This is what has happened in South Africa after 1996. More recently the increase in inequality has been halted (according to StatsSA 2011 data), and the number of people living in poverty has declined. But those with jobs, as a proportion of the working-age population, has continued to drop since 2006. We may have had pro-poor growth, but not inclusive growth.
Unfortunately, while we know something about policies that can reduce poverty and even those that can boost GDP growth, we know less about how to promote inclusive growth. Normal growth alone cannot reduce poverty and inequality and unemployment.
Economic growth does not necessarily result in sufficient trickle-down effects to the poor. Moreover, current growth patterns are, in the main, not employment intensive. Generally, employment in South Africa expands at only half the rate of GDP growth. This low rate of labour absorption makes it very difficult to increase employment significantly on the basis of growth in the formal economy alone.
Part of the answer lies in finding ways to enable those who are excluded from formal-sector employment to find (or remain in) sustainable, paid employment or self-employment in the informal sector. If inclusive growth means that poor and marginalised people participate in and benefit from growing economic activity, inclusive growth as a strategy will have to include and integrate the informal and survivalist segments of the economy.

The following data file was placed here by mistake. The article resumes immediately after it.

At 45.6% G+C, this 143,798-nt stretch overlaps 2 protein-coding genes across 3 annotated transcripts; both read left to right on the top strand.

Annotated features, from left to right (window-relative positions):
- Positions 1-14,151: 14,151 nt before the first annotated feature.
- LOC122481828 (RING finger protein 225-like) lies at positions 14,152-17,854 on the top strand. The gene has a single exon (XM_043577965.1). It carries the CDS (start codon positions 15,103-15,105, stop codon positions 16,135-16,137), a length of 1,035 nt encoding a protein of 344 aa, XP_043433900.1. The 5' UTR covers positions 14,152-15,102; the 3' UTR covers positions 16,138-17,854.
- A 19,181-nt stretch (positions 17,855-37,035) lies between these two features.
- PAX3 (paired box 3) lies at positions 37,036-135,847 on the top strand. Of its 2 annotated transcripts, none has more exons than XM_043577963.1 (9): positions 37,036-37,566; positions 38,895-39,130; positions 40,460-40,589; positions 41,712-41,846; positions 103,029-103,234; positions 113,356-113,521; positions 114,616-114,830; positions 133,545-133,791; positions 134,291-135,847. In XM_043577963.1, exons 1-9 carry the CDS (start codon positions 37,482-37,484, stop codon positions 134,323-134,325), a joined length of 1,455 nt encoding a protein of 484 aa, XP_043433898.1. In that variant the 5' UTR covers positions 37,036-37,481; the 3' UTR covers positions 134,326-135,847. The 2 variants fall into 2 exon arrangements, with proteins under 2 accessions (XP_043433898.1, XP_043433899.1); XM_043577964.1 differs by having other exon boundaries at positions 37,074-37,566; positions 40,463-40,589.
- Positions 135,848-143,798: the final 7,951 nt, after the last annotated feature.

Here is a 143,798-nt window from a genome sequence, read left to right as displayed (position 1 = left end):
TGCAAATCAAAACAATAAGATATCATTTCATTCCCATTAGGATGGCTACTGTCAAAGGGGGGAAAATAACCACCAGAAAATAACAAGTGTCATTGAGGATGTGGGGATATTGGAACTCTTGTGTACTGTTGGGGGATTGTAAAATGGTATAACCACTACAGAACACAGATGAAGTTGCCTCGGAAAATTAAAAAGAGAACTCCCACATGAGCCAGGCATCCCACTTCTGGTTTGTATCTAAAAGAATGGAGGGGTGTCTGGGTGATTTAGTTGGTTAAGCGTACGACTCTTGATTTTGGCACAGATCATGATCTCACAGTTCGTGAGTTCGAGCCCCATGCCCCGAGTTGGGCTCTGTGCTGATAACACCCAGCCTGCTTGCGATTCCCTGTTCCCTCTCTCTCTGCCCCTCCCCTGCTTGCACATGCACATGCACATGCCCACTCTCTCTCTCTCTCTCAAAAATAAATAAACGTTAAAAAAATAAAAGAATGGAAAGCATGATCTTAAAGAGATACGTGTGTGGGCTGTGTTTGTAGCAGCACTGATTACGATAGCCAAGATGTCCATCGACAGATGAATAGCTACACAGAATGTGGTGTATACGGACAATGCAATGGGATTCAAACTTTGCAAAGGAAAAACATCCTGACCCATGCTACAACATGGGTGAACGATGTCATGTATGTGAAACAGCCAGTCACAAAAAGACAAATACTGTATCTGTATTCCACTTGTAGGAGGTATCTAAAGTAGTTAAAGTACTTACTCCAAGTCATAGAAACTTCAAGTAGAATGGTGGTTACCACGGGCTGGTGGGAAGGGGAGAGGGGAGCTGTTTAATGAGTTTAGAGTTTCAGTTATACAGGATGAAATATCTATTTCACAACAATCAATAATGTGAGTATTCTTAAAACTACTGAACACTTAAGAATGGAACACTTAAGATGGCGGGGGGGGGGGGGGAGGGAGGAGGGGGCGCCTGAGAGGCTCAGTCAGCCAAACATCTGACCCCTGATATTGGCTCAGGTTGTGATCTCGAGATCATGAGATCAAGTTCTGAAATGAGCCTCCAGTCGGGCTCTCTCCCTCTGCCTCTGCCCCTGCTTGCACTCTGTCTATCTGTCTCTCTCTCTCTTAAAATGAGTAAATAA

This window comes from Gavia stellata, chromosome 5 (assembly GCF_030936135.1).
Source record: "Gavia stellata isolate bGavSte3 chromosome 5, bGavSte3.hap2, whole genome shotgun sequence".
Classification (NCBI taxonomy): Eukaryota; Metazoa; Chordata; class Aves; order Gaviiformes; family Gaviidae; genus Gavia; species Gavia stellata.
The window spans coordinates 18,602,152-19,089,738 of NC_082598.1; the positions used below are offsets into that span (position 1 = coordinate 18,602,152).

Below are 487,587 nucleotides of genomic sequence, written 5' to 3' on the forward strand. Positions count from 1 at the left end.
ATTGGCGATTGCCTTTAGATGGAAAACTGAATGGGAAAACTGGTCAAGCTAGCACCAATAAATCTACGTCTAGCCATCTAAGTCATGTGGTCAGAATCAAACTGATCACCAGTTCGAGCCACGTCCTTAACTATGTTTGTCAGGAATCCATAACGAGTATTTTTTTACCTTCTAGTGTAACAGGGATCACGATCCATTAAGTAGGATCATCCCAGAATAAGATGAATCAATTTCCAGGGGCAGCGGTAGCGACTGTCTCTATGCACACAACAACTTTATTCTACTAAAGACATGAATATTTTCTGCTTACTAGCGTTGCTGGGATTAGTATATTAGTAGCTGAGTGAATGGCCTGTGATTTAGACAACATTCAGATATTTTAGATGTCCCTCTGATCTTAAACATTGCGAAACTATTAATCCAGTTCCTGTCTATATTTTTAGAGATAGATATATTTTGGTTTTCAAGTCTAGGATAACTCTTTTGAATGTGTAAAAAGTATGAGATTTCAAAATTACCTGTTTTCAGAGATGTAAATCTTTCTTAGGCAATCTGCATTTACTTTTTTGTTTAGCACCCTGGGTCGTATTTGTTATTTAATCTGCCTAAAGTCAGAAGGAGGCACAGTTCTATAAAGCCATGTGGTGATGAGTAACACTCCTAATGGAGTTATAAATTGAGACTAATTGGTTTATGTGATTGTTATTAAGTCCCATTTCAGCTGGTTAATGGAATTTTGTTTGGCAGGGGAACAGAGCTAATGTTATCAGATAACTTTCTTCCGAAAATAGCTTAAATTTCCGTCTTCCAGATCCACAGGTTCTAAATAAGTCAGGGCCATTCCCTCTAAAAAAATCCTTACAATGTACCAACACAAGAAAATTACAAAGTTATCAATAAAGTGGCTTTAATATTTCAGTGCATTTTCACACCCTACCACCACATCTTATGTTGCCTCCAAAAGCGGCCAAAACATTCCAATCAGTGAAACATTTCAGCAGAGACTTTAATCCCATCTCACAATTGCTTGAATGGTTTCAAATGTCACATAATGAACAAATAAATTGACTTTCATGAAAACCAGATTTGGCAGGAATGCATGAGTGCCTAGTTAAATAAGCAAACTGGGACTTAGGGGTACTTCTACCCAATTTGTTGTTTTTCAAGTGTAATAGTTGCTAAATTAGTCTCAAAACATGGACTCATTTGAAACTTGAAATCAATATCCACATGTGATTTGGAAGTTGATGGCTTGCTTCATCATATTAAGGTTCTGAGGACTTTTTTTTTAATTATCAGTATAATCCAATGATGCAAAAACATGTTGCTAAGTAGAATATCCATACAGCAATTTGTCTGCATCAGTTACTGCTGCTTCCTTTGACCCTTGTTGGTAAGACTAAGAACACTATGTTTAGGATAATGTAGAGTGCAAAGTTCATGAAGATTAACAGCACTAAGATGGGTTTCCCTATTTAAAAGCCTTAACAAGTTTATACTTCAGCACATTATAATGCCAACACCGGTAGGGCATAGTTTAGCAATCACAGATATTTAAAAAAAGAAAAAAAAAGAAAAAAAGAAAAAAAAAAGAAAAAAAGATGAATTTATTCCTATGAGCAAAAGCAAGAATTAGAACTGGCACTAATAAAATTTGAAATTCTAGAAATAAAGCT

If economic policy could develop untapped economic and employment potential in the informal sector – together with efforts to stimulate the demand for unskilled and semi-skilled labour in the formal sector – income-generating activities in the informal sector would become an integral part of growing economic activity. Poor and marginalised people would contribute to growth – rather than just receiving benefits from formal sector growth in the form of social spending or grants.
So we need more than just an increased in social spending. We need an explicitly inclusive policy strategy to increase productive activity, employment, self-employment and earnings in both informal and formal segments of the economy.
If policy supported the informal sector better, it would also allow better transitions into formal-sector employment by helping people to build up a skills base, experience, and business assets.
It requires a deep look by the private and public sectors alike at the nature of production and employment processes, particularly those that continue to marginalise and exclude disadvantaged people from participating in work. DM
Frederick Fourie is an Economics Professor at the UFS and research coordinator of the Research Project on Employment, Income Distribution and Inclusive Growth (REDI), based at UCT. For a longer version of this article, see Econ3x3.org. Follow REDI on Twitter @REDI3x3.
Photo: Informal hairdressers weave braids into the hair of passing-by clients on a street in central Johannesburg, Wednesday 04 August 2004. EPA/JON HRUSA